A private law firm retained by the Civil Service Commission to smoke out illegal patronage activities by CSC staffers during the Nixon years has completed its report. The 400-page document, by the firm of Rogovin, Stern and Huge, was 10 months in the making and cost an estimated $290,000.
CSC Chairman Alan K. Campbell said top aides are looking at the report now, and that he hopes to "get it out" to key members of Congress shortly.
Campbell declined to discuss any details of the report. Other CSC sources said it spells out both administrative" weaknesses in CSC, which made it possible for politicians to subvert the merit system, and also identified top CSC employes who cooperated with the White House and members of Congress to skirt merit system rules and get jobs for people as political payoffs.
The so-called Rogovin study has been a center of controversy since CSC gave the law firm the unadvertised contract last November for an estimated $150,000. There have been several delays in the original target dates for completion, and the contract has been extended and its worth upped to approximately $290,000.
Some members of Congress, the press and the bureaucracy have charged the investigation is a CSC attempt to whitewash alleged improper or illegal activities of employes and high officials, and also to protect key members of Congress who sough special handling" for candidates they recommended for career civil service jobs.
Commission officials say Rogovin, a former assistant attorney general who later represented the Central Intelligence Agency during congressional probes of CIA activities, had the best firm, facilities and grasp of inside-government activities to make the ivestigation of CSC for CSC.
Campbell, who was appointed by President Carter to help overhaul CSC and the CS system, said Rogovin had a free hand to interview employes, and access to all records and documents. The law firm's contract with the U.S. merit system watchdog agency gives it the right to retain its files and documents on the case for three years.
Reps. Newton Steers (R.Md.) and John Moss (D-Calif.) asked the General Accounting Office to look into the Rogovin contract. They want to know if it is proper and to insure that GAO has the right to review all material used by the investigators to develop the report.
Moss and his staff have aggressively attacked the commission and other government agencies for "mishanldling" it and "cover-ups," of merit system abuses GAO's reponse to Steers and Moss is due shortly.
It is expected to give all phases of the contract a clean bill of health, and to attempt to assure the members that GAO will have full rights to study all government owned material used by Rogovin and his investigators.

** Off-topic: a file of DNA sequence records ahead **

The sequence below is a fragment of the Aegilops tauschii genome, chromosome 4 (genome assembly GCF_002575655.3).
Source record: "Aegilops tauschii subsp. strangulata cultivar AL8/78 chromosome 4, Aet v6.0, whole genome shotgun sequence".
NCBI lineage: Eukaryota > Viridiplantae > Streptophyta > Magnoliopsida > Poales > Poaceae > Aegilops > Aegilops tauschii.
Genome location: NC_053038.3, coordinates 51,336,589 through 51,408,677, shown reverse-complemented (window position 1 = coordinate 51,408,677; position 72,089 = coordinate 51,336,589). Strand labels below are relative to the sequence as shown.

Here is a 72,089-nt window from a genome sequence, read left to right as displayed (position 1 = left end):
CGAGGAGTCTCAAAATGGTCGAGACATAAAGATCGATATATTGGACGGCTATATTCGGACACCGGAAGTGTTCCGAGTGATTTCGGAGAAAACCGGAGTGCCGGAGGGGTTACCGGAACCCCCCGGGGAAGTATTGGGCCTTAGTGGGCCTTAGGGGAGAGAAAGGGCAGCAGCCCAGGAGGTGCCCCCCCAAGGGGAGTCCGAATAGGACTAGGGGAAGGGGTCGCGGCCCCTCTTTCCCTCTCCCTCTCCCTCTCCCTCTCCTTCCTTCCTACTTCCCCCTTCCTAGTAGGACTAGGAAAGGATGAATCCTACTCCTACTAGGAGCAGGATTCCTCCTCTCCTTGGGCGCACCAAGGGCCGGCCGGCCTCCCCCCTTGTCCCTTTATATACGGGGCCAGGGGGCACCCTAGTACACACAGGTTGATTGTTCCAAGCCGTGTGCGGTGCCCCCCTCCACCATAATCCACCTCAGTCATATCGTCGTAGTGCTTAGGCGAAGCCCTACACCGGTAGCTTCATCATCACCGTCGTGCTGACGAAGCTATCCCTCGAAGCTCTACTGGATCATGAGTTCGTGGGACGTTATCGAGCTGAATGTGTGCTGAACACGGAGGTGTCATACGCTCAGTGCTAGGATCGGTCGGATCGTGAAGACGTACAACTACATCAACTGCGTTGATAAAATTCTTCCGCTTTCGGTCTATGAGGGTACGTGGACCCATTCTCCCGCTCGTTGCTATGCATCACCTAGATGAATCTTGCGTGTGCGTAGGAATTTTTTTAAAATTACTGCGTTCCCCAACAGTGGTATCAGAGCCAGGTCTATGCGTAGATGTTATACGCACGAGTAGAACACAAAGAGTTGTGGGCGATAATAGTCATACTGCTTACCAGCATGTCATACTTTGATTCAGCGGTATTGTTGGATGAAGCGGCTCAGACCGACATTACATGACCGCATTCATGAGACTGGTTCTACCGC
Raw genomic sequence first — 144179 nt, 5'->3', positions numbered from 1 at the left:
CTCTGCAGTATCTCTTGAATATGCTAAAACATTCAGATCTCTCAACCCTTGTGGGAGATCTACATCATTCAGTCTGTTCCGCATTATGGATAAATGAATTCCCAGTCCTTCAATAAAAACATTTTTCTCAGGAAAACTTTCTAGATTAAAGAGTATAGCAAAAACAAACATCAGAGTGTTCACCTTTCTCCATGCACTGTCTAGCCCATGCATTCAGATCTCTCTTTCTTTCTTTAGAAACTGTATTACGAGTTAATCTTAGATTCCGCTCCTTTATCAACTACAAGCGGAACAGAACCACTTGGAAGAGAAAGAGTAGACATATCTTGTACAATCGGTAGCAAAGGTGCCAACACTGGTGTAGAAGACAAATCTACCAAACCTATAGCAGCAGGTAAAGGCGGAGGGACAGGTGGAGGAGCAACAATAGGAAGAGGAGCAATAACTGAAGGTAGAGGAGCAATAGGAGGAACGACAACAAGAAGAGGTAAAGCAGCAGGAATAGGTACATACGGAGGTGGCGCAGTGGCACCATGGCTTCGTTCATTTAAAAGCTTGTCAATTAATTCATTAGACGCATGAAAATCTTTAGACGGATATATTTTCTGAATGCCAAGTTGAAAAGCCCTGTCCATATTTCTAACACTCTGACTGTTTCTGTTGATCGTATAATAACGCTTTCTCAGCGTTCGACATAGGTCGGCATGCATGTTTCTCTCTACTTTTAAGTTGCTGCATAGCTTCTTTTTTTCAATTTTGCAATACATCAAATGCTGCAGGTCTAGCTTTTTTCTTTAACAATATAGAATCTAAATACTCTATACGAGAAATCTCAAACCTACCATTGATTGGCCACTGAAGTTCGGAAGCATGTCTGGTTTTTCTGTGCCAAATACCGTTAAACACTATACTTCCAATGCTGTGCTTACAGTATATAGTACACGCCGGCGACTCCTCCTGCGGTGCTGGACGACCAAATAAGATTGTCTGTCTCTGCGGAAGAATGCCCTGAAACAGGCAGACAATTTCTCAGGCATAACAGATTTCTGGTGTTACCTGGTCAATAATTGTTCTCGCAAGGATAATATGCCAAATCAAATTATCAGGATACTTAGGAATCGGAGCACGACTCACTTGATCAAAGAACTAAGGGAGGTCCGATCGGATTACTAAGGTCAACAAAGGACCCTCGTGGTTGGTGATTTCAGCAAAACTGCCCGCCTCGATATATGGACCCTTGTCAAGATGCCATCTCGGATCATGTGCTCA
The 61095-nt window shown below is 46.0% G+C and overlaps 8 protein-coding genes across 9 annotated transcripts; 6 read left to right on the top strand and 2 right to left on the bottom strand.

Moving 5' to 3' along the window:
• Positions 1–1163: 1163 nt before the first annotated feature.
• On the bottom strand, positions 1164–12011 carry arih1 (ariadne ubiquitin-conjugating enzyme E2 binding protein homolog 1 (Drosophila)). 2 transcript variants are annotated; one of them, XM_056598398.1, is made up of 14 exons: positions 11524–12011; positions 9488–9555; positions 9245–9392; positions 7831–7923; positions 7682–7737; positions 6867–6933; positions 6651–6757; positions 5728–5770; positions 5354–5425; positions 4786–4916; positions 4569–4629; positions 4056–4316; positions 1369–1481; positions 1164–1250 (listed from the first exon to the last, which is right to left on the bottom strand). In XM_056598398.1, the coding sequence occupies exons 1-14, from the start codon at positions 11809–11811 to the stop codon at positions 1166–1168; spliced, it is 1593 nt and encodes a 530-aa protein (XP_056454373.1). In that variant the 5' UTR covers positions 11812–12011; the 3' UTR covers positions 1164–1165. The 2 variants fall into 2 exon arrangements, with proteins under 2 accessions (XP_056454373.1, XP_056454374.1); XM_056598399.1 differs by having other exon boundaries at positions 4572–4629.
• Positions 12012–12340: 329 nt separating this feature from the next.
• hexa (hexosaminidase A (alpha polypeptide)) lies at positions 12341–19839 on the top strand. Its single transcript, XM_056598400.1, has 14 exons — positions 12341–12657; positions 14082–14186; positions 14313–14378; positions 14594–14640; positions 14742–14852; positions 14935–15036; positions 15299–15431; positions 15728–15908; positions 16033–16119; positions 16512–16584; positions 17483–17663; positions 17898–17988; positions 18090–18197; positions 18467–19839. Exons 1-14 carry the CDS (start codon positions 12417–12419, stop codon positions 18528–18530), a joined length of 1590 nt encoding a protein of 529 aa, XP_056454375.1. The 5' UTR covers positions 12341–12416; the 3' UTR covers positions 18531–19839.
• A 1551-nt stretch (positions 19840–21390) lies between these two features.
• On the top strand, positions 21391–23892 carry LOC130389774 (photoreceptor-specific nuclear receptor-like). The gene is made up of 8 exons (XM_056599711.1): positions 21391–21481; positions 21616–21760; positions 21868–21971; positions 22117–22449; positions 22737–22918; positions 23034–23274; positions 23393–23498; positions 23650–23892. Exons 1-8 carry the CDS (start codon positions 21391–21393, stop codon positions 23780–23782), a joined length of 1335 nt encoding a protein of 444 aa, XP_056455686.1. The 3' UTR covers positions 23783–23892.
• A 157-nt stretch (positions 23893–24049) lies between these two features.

The House began probing merit-system tampering charges about the time former president Nixon's Watergate problems peaked. A detailed report by the House Post Office Civil Service Committee concluded that improper political placements has taken place in the General Services Administration, Housing and Urban Development and the Small Business Administration. It mentioned CSC "cooperation" with politicians but recommended no punishment.
Nineteen GSA workers eventually were charged by CSC with being part of an illegal patronage ring. But none of the top officials in any of the agencies over was charged, and none of the employes fingered by Congress or the commission ever was found guilty although most resigned their jobs.
The House Post Office-Civil Service Committee investigation of the merit system abuses disappointed many federal workers. Top officials in CSC and GSA - who were blood enemies at the point in time - said in private that some members of the committee intentionally were pulling their punches because some of them were hip-deep in the merit system abuses they were investigating.
Four Day Week: It could begin on an experimental basis in some government agencies. President Carter has signed legislation permitting experiments with the 10-hour day, 4-day week and other versions of "flexitime" in government.
It will permit agencies to expand experiments with the stretched-out work day, and to waive overtime after eight hours a day for employes who volunteer to work a longer day.
openings in the $16,000 to $22,000 range, and also Grade 5 and 7 civil engineer jobs at Fort Myer. Call Martha Mason at 692-8391.
Association of Federal Investigators will have its awards dinner Oct. 28 at the Fort Myer Officers Club. Check with executive director Lou Williams at 347-5500 for reservations.